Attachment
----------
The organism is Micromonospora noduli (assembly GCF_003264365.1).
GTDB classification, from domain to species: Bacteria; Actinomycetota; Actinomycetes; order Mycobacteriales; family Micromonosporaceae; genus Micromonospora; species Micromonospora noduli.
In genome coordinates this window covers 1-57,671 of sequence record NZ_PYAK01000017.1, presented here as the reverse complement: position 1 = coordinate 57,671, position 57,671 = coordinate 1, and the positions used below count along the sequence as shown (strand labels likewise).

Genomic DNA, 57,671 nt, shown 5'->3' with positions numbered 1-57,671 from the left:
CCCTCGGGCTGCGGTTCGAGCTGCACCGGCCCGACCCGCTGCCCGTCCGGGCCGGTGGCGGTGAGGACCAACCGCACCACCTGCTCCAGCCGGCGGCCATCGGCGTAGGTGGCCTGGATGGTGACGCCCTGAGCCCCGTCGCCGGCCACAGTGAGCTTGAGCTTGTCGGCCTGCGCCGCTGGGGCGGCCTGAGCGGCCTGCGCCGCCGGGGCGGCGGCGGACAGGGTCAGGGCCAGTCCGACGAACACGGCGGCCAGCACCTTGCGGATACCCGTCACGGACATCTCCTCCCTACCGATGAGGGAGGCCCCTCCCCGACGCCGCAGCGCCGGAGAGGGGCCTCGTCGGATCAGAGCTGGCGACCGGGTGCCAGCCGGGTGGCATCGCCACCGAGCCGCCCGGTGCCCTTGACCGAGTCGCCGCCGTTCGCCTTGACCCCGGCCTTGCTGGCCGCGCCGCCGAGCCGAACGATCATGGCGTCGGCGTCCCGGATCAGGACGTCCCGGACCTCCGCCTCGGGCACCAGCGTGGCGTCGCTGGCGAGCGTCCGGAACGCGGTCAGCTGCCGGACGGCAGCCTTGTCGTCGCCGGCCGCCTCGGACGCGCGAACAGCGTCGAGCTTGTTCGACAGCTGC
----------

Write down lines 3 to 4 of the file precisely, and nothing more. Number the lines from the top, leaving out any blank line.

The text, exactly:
In genome coordinates this window covers 1-57,671 of sequence record NZ_PYAK01000017.1, presented here as the reverse complement: position 1 = coordinate 57,671, position 57,671 = coordinate 1, and the positions used below count along the sequence as shown (strand labels likewise).

Genomic DNA, 57,671 nt, shown 5'->3' with positions numbered 1-57,671 from the left: